Stunning portrayal of charismatic, brutal dictator in Sheffield Crucible's new show, Last King of Scotland

The Last King of Scotland, a fictional story set amid the real brutality of Idi Amin’s Uganda in the 1970s, has the power to shock but not enthrall.

Monday, 30th September 2019, 12:01 pm
Updated Wednesday, 2nd October 2019, 17:50 pm
Drunk on power: Tobi Bamtefa and Daniel Portman in The Last King of Scotland at the Crucible Theatre, Sheffield

A stage adaptation of the Giles Foden novel that also inspired a 2007 film has just premiered at Sheffield’s Crucible Theatre.

The first half involves a lot of scene setting as Nicholas Garrigan, a young Scottish doctor working in Uganda, meets Amin, who has just taken over in a military coup, when he treats him for an injury.

Garrigan is appointed as the president’s personal physician and is gradually drawn into his inner circle. Flattered by the attention and the good life, he looks away from the horror outside – torture and mass murder of enemies.

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Tobi Bamtefa is extraordinary as Amin, showing the power to charm and huge charisma, then flicking in an instant to cold-blooded power.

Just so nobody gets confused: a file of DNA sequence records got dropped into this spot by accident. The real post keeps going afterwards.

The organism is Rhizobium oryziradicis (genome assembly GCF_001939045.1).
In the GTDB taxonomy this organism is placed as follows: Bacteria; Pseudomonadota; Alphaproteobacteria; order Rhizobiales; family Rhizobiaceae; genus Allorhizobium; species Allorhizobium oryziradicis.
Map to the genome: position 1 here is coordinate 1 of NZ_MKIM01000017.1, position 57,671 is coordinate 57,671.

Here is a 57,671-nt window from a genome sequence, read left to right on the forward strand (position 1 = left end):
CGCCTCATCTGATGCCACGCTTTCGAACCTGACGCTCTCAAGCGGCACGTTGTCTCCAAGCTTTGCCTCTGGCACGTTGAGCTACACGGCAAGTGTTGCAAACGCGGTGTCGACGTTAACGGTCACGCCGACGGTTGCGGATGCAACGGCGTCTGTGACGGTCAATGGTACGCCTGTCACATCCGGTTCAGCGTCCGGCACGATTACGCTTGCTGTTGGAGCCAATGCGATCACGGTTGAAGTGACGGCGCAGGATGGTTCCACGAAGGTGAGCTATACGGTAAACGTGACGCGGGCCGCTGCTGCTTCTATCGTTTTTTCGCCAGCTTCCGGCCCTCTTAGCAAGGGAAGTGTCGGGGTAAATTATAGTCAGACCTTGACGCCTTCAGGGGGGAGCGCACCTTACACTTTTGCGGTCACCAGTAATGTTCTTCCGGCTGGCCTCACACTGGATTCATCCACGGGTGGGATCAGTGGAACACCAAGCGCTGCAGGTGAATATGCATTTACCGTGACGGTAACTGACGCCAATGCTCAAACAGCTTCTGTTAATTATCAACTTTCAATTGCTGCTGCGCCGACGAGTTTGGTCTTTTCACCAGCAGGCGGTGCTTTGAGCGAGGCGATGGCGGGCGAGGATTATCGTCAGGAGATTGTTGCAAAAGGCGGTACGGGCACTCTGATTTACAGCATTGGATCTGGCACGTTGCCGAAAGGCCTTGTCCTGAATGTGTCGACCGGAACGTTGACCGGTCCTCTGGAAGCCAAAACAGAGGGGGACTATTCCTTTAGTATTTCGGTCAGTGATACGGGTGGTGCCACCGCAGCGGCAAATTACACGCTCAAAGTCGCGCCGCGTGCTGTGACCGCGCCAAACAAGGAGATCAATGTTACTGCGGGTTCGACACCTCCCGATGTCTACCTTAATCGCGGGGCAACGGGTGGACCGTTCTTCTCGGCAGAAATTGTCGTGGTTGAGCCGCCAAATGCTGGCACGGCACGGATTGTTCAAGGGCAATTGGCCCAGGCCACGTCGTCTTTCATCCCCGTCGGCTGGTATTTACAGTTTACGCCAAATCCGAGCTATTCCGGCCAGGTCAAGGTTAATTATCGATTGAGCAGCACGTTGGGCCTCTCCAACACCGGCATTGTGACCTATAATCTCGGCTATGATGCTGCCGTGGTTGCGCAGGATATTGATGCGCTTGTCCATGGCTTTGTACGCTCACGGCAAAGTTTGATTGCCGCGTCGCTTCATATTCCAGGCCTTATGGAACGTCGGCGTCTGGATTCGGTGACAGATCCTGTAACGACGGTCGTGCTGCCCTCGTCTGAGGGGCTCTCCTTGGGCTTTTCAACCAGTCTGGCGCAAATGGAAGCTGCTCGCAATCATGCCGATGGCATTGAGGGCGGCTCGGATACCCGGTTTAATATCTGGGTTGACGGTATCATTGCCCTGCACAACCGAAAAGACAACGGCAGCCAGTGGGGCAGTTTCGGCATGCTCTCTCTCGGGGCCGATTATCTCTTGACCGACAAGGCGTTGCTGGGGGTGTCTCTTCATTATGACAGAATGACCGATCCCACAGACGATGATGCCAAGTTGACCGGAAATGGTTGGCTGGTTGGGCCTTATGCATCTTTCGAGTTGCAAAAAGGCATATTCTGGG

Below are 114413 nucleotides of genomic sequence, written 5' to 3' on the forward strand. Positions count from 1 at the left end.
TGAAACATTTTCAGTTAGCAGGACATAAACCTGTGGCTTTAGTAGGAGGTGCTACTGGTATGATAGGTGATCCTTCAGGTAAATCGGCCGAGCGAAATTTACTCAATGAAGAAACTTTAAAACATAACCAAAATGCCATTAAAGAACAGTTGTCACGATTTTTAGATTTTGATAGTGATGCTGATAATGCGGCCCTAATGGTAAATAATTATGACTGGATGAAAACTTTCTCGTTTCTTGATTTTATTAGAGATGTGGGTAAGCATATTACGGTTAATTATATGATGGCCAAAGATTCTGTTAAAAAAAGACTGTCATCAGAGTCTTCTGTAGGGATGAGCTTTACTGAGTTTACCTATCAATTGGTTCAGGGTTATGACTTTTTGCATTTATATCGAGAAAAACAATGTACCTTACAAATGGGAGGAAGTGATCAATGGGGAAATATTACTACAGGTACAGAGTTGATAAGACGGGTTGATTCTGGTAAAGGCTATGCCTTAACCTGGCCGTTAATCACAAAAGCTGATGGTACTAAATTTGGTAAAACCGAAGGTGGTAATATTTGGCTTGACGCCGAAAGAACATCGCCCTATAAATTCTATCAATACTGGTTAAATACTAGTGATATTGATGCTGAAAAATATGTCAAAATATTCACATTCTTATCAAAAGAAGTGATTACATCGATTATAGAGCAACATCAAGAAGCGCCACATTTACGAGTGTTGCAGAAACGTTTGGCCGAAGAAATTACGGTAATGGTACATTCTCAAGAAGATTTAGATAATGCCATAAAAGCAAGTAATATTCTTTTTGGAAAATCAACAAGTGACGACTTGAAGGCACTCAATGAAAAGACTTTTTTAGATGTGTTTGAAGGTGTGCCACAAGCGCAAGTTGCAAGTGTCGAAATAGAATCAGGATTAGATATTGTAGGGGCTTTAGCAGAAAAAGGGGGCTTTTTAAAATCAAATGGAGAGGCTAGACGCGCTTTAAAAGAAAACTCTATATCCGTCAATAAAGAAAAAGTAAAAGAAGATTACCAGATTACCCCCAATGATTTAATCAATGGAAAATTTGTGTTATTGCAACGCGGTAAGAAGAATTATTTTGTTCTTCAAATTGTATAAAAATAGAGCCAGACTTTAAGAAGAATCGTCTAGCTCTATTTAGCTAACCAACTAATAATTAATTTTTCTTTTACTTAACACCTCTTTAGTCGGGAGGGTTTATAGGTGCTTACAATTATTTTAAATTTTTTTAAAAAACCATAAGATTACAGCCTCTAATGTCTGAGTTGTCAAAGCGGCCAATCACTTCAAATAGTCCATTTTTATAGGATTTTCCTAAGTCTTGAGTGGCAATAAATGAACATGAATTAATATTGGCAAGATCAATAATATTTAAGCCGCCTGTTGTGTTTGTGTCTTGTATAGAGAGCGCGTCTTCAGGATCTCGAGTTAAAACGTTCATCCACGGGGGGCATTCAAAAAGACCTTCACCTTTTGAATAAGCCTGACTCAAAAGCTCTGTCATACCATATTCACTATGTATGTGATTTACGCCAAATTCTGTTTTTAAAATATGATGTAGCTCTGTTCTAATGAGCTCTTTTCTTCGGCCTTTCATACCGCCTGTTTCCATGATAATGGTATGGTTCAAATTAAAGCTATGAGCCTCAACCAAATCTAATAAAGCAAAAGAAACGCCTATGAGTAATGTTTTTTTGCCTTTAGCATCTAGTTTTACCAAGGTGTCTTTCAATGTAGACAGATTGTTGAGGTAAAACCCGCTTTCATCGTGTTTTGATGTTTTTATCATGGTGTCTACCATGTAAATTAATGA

That is done deftly when Amin uses a celebratory banquet to declare to shocked guests that Asians who run the majority of Ugandan businesses will be expelled, then returns to his party.

It is hard for Daniel Portman to compete as Garrigan, the story’s central character. He is only fully convincing in the closing scenes as madness descends on the regime.

Akuc Boc as Amin’s estranged wife Kay and John Omole as her lover and Garrigan’s colleague Peter, are excellent as victims of Amin’s rage.

We learn their fates in brilliantly shocking scenes that involve an amazing set switch and props.

The fantastic Peter Hamilton Dyer is under-used as ambassador Perkins, at the centre of a plot to use Garrigan to undermine or even kill Amin as he slips out of British control and influence.

At times it feels like director Gbolohan Obisesan has thrown too much into the mix. Crowd scenes and appearances by journalists help to move the history on but also slow the plot down.

A gripping and at times stomach churning second half almost makes up for a slow start to the play, which is still well worth seeing.